archaeology archaeology

Dura Europos, a Roman walled city in eastern Syria, dates back to 330 B.C. The main gate is shown here in a photo from 2010. It's one of the many important archaeological sites militants of the self-styled Islamic State have ransacked and damaged. EPA /Deir Ezz-Zour Antiquities Department/Landov hide caption

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EPA /Deir Ezz-Zour Antiquities Department/Landov

Via Satellite, Tracking The Plunder Of Middle East Cultural History

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A view of part of the vast Mosquitia jungle in Honduras. A team of explorers, guided by scans made from airplanes, recently discovered an important ancient city in the region. Courtesy of UTL Productions hide caption

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Courtesy of UTL Productions

Explorers Discover Ancient Lost City In Honduran Jungle

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With the help of researcher Sabudo Boraru (right), anthropologist Chris Campisano, of Arizona State University, takes samples from the fossil-filled Ledi-Geraru project area in Ethiopia. The jawbone was found nearby. Courtesy of J Ramón Arrowsmith hide caption

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Courtesy of J Ramón Arrowsmith

Jaw Fossil In Ethiopia Likely Oldest Ever Found In Human Line

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Then-U.S. ambassador to Iraq Christopher Hill (right) tours the Mosul Museum of History in May 2009. This week the self-declared Islamic State posted a video online that showed militants going through the museum, pushing over statues and smashing artifacts with sledgehammers. Mujahed Mohammed/AFP/Getty Images hide caption

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Mujahed Mohammed/AFP/Getty Images

Students Patrick Rohrer, Sarah Warthen, Alix Piven and Lauren Urane are led by Mercyhurst University Archeologist Andy Hemmings. Their project has picked up where Florida's State Geologist Elias Sellards left off in 1915. Sellards led an excavation of the site where workers digging a drainage canal found fossilized human remains. Greg Allen/NPR hide caption

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Greg Allen/NPR

Can You Dig It? More Evidence Suggests Humans From The Ice Age

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A field of unharvested wheat is seen in Ashby-de-la-Zouch, England, in 2012. Wheat wasn't cultivated in Britain until some 6,000 years ago, but DNA evidence suggests early Britons were eating the grain at least 8,000 years ago. Darren Staples/Reuters/Landov hide caption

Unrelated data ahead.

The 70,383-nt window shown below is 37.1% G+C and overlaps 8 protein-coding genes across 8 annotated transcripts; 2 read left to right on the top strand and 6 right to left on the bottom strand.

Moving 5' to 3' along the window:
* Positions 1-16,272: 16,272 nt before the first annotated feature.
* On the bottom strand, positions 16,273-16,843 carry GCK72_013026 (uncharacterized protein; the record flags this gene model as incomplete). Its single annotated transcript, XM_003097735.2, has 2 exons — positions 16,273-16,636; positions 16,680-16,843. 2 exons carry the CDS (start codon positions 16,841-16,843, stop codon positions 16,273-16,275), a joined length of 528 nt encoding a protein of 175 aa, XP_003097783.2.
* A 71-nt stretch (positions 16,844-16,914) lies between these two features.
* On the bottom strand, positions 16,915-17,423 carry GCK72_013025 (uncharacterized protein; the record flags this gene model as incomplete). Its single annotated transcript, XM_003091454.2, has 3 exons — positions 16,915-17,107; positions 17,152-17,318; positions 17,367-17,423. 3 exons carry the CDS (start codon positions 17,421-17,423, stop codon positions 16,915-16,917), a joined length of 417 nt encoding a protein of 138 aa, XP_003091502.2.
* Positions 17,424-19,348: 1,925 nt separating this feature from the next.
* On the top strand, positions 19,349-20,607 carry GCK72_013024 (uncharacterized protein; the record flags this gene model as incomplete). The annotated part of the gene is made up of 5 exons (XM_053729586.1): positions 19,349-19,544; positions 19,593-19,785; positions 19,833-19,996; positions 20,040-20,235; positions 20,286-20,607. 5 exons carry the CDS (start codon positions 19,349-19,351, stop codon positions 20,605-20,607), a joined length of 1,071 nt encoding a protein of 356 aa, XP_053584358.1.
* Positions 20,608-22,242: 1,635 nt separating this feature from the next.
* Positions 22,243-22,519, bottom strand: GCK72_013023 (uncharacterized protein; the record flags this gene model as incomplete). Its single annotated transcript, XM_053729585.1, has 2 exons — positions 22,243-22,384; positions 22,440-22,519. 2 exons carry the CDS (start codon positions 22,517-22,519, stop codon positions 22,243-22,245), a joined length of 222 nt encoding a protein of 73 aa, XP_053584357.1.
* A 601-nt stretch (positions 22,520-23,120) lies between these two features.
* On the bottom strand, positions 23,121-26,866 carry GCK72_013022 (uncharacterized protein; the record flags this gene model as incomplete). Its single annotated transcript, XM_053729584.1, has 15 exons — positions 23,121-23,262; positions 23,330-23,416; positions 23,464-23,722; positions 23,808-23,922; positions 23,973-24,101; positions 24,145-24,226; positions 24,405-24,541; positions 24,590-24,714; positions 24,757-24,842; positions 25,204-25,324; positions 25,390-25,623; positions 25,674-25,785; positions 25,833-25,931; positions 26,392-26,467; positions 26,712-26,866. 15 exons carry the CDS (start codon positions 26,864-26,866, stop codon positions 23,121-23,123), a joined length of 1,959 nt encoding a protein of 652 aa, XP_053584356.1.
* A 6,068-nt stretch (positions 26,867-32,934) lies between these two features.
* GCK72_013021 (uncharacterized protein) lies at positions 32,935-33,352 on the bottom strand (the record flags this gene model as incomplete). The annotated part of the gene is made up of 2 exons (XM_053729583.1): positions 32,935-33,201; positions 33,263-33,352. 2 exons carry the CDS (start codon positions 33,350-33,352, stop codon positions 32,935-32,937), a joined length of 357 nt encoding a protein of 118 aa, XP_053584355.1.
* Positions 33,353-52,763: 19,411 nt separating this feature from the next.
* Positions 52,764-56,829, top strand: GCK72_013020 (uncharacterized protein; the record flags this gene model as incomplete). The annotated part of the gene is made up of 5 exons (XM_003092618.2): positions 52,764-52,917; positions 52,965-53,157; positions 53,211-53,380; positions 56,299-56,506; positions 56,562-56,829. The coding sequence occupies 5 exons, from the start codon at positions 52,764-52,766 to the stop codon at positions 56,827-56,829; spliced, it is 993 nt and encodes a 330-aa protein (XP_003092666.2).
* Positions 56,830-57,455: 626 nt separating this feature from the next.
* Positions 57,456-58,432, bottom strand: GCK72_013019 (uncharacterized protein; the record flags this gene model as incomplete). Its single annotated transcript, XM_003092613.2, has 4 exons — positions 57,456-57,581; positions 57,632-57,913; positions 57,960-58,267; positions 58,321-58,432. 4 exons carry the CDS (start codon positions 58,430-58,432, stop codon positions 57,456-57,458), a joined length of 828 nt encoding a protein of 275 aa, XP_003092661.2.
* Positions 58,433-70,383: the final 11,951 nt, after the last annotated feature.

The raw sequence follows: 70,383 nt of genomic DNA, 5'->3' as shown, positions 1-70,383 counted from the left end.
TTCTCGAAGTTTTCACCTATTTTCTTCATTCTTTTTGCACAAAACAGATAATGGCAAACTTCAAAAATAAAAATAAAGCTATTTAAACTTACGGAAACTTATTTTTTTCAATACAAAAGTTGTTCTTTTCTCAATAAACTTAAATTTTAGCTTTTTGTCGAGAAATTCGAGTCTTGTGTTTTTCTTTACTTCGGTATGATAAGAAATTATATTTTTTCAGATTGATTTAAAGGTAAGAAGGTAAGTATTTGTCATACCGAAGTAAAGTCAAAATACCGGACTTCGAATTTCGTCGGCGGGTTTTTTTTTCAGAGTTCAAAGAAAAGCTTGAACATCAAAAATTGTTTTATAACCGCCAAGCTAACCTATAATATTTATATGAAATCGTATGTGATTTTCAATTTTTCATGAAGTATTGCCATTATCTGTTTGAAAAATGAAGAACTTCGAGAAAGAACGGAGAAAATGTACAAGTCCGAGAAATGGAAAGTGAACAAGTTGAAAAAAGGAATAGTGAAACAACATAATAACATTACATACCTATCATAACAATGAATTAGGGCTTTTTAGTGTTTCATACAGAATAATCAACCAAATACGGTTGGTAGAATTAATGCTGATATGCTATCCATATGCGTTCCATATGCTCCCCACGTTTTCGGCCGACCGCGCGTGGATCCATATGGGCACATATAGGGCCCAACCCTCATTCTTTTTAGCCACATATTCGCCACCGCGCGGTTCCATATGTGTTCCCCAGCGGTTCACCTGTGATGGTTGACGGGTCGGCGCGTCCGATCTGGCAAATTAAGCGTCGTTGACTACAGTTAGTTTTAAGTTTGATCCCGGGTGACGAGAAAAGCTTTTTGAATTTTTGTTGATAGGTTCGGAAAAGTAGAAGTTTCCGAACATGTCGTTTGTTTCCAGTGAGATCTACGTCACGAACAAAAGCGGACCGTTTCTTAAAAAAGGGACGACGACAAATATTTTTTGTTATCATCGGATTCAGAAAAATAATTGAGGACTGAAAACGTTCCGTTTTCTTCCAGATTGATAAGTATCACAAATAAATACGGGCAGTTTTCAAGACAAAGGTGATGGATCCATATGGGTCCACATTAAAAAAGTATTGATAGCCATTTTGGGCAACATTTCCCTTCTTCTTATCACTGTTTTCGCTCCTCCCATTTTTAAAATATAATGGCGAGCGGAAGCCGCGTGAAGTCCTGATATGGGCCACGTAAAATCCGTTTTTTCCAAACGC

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Darren Staples/Reuters/Landov

Stone Age Britons Were Eating Wheat 2,000 Years Before They Farmed It

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An illustration depicts Jesus Christ transforming water into wine during the wedding at Cana (John 2:7). Joseph Martin Kronheim/Kean Collection/Getty Images hide caption

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Joseph Martin Kronheim/Kean Collection/Getty Images

What Would Jesus Drink? A Class Exploring Ancient Wines Asks

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An Israeli Antiquities Authority Prevention of Antiquities Robbery officer stands at the opening to a high cave in the Judean desert. Six men were indicted Sunday for looting from this cave. Israel Antiquities Authority hide caption

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Israel Antiquities Authority

The site at Gobekli Tepe, or "Potbelly Hill," on the Urfa plain in southeastern Turkey is believed by some to be the world's first place of worship. This would upend the conventional thought that religion developed as a byproduct of human settlements. Vincent J. Musi/National Geographic Society/Corbis hide caption

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Vincent J. Musi/National Geographic Society/Corbis

In Southeast Turkey, A Long History Of Bloodshed And Worship

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A stencil of an early human's hand in an Indonesian cave is estimated to be about 39,000 years old. Kinza Riza/Courtesy of Nature.com hide caption

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Kinza Riza/Courtesy of Nature.com

Indonesian Cave Paintings As Old As Europe's Ancient Art

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Archaeologists inspect a female figurine inside a recently discovered, fourth-century B.C. tomb, in the town of Amphipolis, northern Greece on Sept. 7. The occupant of the tomb is unknown, but there's speculation that it could be someone who was closely linked to Alexander the Great. Greek Culture Ministry/AP hide caption

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Greek Culture Ministry/AP

Who's Buried In The 'Magnificent' Tomb From Ancient Greece?

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The youths of Ancient Messene once trained at this Doric stadium, which cost more than $3 million to restore. It's one of the most impressive and popular ancient sites in Greece, in part thanks to an infusion of private funds. Joanna Kakissis/NPR hide caption

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Joanna Kakissis/NPR

Archaeologists Chase Private Funds To Preserve Greek Antiquities

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